Category Archives: Extension

Time Flies

Well, now. It appears I haven’t written a blog post since mid-January. Turns out the work load increases when the roster of beef cattle specialists decreases from two to one…and the one is me.

Here’s a brief pictorial update on some things that have happened since that long-ago post last winter.

I organized our local Academic Quadrathlon in February. It’s a 4-part animal science contest where teams of 4 students compete in a written exam, oral presentation, hands-on lab practicum, and a double-elimination quiz bowl tournament. Here is the farm cat “helping” these young ladies with a lab practicum station.

I am a member of the Western Extension Leadership Development program committee. This year’s WELD seminar was held in San Diego. An alright place to be when it’s late February in Montana.

After the San Diego trip, I had a few days before I needed to be in Reno, NV for the Western Beef Resource Committee meeting, so I visited some dear friends in California. And I met their zebra.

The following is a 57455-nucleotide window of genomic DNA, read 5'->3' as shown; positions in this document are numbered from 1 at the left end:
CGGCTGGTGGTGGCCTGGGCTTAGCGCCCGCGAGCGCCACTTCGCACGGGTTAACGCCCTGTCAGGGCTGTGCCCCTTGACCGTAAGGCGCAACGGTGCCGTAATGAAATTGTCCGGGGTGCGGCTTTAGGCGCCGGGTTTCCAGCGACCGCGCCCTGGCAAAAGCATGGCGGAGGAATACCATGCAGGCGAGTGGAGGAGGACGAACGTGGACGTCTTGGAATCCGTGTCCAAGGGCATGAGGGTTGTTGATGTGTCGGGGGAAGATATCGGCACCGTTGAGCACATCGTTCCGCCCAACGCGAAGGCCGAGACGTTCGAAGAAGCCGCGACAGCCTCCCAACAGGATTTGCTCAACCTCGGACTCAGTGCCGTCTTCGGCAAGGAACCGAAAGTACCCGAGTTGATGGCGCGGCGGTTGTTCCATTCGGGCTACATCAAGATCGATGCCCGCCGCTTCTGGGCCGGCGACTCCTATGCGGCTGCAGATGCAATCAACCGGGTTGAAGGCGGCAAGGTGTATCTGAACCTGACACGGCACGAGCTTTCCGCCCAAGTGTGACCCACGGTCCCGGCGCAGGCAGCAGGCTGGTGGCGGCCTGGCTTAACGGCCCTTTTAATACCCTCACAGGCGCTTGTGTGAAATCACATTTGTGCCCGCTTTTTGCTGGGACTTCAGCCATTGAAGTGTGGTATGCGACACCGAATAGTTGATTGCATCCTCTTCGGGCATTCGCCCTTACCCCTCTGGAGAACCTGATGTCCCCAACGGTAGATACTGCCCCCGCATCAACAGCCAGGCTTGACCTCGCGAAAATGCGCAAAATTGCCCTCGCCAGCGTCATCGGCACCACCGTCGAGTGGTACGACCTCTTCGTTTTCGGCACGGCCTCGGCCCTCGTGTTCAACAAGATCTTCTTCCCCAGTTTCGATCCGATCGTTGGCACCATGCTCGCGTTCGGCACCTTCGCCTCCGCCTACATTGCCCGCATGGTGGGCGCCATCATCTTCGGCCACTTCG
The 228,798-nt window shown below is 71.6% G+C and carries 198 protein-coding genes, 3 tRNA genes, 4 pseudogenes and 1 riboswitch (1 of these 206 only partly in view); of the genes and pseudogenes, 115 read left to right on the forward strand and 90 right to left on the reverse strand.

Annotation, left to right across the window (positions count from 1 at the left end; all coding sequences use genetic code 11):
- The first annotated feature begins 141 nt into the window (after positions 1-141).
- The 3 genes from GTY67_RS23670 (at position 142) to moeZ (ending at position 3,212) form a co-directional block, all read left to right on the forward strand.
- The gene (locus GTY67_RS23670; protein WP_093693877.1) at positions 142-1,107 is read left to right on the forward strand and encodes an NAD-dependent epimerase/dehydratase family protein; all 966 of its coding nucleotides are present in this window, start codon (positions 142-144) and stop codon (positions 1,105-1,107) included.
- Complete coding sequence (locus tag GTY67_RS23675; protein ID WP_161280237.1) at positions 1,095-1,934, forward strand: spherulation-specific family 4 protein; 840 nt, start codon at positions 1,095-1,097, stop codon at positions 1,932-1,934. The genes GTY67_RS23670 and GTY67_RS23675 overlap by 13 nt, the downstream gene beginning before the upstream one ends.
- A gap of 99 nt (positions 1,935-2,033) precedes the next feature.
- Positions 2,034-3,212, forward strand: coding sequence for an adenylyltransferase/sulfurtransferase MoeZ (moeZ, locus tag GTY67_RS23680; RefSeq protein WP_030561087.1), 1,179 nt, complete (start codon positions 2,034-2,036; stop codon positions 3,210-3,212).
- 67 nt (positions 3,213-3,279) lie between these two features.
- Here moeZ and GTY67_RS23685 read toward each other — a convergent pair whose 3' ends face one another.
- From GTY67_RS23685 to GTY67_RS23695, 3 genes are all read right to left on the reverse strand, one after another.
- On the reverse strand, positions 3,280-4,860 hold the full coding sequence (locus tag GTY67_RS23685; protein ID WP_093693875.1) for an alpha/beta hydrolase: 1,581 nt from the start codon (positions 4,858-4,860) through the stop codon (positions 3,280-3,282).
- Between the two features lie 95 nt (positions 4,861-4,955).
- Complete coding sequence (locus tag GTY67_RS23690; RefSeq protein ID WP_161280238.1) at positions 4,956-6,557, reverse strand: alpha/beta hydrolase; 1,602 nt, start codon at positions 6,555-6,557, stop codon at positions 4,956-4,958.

And then I went to Santa Anita. It. Was. Awesome. Best track I’ve ever been to.

Then it was calving time again. It’s a rough life to be a calf at our place.

Went back to my old stomping grounds of Miles City for the World Famous Bucking Horse Sale the third weekend in May. Here’s a shot of the start to the craziest wild horse race I’ve ever witnessed.

In late June, MSU hosted the Western Section, American Society of Animal Science meetings, a part of which is the Western Section Academic Quadrathlon contest. Our MSU team (Russell, Lane, Katy, and Drew) won the regional contest, competing against 8 other teams from all over the western United States. I was – and still am – soooooo proud!!! They got to compete at the national contest in conjunction with the American Society of Animal Science/American Dairy Science Association meetings in Indianapolis. They got 3rd place, and took 2nd place in the lab practicum.

Meanwhile, back at the ranch…Callie had her first batch of kittens. She had them under a potentilla bush, then moved them into a hole in a tree 8 feet off the ground. We finally got her talked into bringing them back down to earth, and the kittens have been a major source of entertainment this summer. Here the family is eating their “milk and cookies”. The kittens are named Coley (the calico), Ringo, Rango, and Geronimo.